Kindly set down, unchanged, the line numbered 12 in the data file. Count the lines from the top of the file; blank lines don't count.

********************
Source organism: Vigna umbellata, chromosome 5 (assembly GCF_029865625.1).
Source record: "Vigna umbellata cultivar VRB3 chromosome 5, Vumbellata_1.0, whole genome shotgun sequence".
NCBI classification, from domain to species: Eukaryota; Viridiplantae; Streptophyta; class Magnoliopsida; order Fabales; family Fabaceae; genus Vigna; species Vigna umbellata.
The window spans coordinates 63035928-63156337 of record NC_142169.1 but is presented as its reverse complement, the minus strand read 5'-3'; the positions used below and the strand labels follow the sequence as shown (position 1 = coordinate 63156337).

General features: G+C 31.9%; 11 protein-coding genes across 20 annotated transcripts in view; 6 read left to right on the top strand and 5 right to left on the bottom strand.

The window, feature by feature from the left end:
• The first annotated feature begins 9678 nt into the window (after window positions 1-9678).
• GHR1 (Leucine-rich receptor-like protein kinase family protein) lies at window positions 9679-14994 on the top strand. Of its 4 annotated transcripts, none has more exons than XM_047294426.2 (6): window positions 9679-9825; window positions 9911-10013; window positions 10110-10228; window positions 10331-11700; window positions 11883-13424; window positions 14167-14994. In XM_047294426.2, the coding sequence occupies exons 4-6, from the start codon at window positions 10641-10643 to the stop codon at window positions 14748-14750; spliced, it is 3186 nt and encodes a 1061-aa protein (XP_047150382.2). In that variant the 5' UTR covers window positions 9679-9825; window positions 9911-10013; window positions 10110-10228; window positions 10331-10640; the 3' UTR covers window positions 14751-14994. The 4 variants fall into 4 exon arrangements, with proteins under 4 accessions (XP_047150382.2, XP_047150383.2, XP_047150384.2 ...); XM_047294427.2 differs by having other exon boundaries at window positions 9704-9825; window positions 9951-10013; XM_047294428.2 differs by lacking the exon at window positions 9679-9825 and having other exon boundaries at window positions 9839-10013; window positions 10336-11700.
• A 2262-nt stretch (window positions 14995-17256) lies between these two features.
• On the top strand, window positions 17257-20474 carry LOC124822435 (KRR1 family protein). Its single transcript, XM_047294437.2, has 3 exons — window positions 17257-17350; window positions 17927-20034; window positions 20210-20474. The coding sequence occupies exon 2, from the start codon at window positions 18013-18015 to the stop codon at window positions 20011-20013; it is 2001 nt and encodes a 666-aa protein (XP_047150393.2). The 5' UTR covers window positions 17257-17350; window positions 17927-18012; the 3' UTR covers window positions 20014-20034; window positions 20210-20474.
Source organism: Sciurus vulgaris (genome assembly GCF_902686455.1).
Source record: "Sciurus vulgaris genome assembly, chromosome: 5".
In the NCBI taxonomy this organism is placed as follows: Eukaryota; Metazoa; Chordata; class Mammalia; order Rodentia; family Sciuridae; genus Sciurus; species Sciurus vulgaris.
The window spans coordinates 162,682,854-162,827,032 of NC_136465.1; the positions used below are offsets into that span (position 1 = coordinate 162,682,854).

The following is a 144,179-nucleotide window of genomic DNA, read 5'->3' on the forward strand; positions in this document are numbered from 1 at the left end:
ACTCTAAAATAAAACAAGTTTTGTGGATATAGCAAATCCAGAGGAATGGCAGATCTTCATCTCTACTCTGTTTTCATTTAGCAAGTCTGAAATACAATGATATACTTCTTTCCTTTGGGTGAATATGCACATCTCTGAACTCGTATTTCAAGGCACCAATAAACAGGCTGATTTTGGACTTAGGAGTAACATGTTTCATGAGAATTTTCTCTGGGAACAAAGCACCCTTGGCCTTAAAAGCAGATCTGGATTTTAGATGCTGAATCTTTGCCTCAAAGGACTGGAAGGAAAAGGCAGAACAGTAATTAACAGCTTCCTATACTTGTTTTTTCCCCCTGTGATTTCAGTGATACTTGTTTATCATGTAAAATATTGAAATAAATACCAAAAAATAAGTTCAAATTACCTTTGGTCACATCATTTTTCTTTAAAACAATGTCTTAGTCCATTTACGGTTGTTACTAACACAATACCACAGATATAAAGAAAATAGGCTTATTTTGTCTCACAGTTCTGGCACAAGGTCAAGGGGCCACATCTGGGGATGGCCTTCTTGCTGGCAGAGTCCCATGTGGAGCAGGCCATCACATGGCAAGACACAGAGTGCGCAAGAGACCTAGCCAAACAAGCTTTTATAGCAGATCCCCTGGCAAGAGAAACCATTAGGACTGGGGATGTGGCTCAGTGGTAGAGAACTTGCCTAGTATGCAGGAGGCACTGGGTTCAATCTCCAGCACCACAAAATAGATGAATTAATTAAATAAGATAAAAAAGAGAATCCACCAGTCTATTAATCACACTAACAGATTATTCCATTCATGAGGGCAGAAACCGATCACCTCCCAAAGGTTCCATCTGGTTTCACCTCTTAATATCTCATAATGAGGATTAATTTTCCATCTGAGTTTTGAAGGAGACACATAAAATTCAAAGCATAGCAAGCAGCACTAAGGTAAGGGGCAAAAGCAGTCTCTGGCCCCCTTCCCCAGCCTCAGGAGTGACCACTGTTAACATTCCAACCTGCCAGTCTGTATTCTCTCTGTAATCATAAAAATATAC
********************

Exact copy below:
Source record: "Sciurus vulgaris genome assembly, chromosome: 5".